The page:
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Dead Again: The Public Option's Second Life is Apparently Over

by: KathyinBlacksburg

Sat Mar 13, 2010 at 11:49:28 AM EST

The ill-titled public option's second life is apparently over.  Speaker of the House, Nancy Pelosi declared the public option dead yesterday.  You can read more here.  It's not in the reconciliation, she said.  Thus ends any hope that real competition will occur in health care insurance.

For at least a couple of weeks now, progressives have been taken for a ride.  The public option was alive and well.  As you may have heard, as of yesterday we had fifty votes (plus Joe Biden to break the tie).  But wait!  Claiming she didn't have the votes, Pelosi killed off the public option anyway.  Something doesn't add up.  

KathyinBlacksburg :: Dead Again: The Public Option's Second Life is Apparently Over
What doesn't add up is that, apparently, Dems are telling us one thing and telling her another. Here's the view from Not all of you here like Glenn Greenwald.  But he is spot-on here. Folks, I'm afraid we have been scammed.

However you come down on what's left of health care reform, please let your Congressional rep know you are not pleased with their latest bait-and-switch.    

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The Result Is Worth It
Even though you and I don't like what is emerging from the "compromise" in Congress, remember this: 30-32 million Americans who right now have to live in fear because they have no health insurance will be covered by the albeit flawed bill. The people who find themselves kicked off their health insurance because of some "pre-existing condition" or because some insurance company scours their record and finds something they didn't reveal will be protected from those predatory practices.

Seniors who fall into the "doughnut hole" until they have paid out $4,250 will see that shrink every year until it disappears. (That's me and my husband. We both end up spending $8,500 on drugs under the GOP "benefit" plan.)

I, for one, say let's take what this offers and then work like crazy to improve it. That tactic worked with Social Security. It will work with this, too.

Let's hope
the Republicans don't take over Congress because if they do they will cancel the plan. The longer it is in place, the more difficult it will be for them to do this.

[ Parent ]
We Have To Fight
While it's easy to get disheartened and say "I don't care any more," that plays into the hands of the forces of reaction.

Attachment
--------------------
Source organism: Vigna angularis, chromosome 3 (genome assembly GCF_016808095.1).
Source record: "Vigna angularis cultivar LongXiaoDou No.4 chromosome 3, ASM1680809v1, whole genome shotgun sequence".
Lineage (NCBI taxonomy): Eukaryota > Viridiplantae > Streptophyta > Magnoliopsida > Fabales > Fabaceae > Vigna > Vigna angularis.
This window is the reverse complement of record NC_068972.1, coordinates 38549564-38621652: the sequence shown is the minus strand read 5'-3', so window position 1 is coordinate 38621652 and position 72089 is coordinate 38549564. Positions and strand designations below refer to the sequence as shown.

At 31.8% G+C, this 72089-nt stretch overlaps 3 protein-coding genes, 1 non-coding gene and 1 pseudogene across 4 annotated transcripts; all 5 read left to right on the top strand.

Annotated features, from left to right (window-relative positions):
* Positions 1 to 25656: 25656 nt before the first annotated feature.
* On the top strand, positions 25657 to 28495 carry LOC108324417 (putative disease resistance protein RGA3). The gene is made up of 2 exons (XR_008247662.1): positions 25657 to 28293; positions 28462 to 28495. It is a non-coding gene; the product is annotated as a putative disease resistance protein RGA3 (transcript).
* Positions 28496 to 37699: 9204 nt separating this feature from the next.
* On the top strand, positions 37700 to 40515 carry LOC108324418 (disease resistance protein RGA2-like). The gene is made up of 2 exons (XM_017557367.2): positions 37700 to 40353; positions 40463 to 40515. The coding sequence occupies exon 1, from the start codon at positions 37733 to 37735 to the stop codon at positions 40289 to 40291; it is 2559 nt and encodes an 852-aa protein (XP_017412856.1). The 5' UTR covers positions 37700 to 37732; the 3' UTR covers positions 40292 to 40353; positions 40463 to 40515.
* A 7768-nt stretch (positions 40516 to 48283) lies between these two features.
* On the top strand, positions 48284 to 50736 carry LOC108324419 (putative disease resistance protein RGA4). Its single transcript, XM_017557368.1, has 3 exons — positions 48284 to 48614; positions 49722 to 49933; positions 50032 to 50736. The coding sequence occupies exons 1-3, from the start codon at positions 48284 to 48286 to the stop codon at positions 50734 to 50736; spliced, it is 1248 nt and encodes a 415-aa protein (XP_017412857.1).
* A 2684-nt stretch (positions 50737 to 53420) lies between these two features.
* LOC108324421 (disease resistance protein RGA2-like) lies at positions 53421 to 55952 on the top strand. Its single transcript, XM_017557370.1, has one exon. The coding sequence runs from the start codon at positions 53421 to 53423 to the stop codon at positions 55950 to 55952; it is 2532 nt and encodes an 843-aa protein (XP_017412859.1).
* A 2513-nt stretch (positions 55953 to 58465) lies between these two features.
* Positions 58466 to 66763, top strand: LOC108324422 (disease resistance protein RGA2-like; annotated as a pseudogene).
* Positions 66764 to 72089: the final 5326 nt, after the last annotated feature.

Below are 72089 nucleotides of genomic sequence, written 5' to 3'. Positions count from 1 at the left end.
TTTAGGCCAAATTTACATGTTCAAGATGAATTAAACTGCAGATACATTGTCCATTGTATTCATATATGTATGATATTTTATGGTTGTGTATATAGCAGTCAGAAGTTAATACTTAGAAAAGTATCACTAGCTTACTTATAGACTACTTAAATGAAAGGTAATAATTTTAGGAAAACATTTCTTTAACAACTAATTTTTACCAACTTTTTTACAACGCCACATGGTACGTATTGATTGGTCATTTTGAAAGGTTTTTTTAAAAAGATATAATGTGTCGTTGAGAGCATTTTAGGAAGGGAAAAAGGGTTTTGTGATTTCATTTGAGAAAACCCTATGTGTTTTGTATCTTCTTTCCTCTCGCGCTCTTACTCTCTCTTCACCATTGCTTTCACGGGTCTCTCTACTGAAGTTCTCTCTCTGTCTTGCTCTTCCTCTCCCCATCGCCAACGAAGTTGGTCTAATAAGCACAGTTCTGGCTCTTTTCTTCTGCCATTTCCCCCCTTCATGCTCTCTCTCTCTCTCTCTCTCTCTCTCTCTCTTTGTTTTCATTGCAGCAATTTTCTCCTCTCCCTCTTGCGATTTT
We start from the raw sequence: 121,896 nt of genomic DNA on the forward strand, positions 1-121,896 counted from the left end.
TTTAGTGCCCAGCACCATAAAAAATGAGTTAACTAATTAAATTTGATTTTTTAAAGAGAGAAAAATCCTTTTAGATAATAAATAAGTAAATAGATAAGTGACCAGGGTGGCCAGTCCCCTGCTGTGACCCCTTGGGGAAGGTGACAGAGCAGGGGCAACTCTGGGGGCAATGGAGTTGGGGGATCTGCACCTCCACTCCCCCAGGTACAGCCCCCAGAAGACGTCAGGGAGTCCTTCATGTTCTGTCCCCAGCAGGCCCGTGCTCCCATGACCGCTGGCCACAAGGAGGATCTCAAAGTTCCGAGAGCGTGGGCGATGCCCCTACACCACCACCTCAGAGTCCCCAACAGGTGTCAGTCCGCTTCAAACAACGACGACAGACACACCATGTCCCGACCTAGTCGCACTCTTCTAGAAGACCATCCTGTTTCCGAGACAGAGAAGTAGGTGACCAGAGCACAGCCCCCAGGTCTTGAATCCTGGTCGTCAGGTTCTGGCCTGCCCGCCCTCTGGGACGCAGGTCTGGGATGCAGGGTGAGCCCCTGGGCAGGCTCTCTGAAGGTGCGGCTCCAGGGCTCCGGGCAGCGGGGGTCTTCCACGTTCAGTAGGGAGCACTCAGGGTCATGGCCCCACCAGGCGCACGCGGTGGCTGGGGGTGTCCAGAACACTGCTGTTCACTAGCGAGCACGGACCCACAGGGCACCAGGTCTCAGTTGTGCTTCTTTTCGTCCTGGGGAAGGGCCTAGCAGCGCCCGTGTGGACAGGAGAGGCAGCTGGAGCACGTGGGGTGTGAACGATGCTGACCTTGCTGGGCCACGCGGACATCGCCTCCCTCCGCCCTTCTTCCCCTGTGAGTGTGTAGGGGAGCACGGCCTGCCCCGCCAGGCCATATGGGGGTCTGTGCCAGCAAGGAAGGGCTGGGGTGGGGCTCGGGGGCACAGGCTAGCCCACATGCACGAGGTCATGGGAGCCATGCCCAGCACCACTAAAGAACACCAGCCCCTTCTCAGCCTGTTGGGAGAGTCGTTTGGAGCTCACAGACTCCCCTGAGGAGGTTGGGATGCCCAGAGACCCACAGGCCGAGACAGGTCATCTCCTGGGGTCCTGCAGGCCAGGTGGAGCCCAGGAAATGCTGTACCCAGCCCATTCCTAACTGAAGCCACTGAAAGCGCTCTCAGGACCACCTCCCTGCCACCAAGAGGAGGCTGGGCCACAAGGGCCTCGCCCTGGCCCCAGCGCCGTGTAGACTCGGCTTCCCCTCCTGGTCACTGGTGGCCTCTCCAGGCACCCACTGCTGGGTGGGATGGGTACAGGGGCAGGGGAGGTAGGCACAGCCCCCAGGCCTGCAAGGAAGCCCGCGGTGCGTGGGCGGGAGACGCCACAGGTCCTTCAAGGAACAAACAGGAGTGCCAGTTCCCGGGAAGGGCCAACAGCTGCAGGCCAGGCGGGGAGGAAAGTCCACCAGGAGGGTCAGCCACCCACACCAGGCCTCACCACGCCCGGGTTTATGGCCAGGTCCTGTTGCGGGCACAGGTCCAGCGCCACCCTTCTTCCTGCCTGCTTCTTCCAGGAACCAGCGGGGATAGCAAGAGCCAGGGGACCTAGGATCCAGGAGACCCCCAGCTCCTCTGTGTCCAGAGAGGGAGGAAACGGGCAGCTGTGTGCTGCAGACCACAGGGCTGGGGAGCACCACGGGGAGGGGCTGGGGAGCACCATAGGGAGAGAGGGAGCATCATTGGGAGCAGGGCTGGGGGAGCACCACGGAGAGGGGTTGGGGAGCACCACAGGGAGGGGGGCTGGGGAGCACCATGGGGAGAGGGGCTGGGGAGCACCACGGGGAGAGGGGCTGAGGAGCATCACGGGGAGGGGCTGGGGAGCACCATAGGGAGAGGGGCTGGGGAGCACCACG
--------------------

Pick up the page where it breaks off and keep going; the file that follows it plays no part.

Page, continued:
You are exactly right to remind us that if Republicans take over Congress in November, that will be the end of ANY progressive change for at least two years.

We Virginians are now living with the results of Democrats who felt that Creigh Deeds didn't "excite" them enough for them to bother to vote. Now, we are reaping the results of that.

[ Parent ]
The Senate isn't relevant
I'm a strong supporter of the PO.  But supporters are all focusing on the wrong body.   I don't understand why there is such an exclusive focus on the Senate.

The Senate is not the problem.   There are probably between 50 and 60 votes for a PO.

The problem is the House.  216 votes are needed.  In the original House bill, 216 current Democrats voted for a public option WITH the Stupak amendment.  Without the Stupak amendment, several of these (not 12, maybe 4-5) will vote no.  With another defection or two, there are only 210 or so.

So Pelosi must convert 6-10 no votes.  Many who voted no said they did so because of the PO, so they are convertible if the PO is dropped

Bottom line:  Without a PO, there are probably 216 votes in the House.  With a PO, there probably are not. Period.  Full stop.

Of course if the House reconciliation bill had a PO, and if it passed, the Senate would go along--they have the 50 votes.  But many Senators aren't going to push for a PO without knowing if the House will go along.

I don't understand why so many PO supporters are pushing the Senate, over and over.  The Senate is not the problem.

Where do you
get your Senate numbers for PO (50-60) from? The Washington Independent has a scoreboard -- well sourced with actual quotes -- and their number is 37. TPM got up to 44 but admitted that some of those were iffy, with several of them included more by inference than by a clear statement. Then Kathy (in the original post) says 50, but doesn't give a source or the list of names. Now you say we have even more -- between 50 and 60. Who are they?

And I also think that, if Pelosi was sure of the 50 Senate votes in reconciliation, she might have been able to push the Senate's version of the bill through the House, PO an'all; the PO had, afterall, cleared the House once and at least a couple of House Dems are reluctant to vote "for", because the Senate version doesn't have it.

[ Parent ]
I got my numbers from Adam Green of Progressive Change Campaign and
He has done his own polling of Congressional members and appeared on the Ed show.  He said "with confidence" that there are at least 51 votes for the public option IF the House goes first on the PO.  But Pelosi has decided not to.

Here's the interview in which he names names.

If you want to skip the interview, you can also go to

Too bad Pelosi won't whip the vote for the PO.  Time to pressure Pelosi (again).

"One person, one vote" died at the hands of SCOTUS, January 21, 2010

[ Parent ]
Here's TPMs take on who
killed the PO.

"One person, one vote" died at the hands of SCOTUS, January 21, 2010

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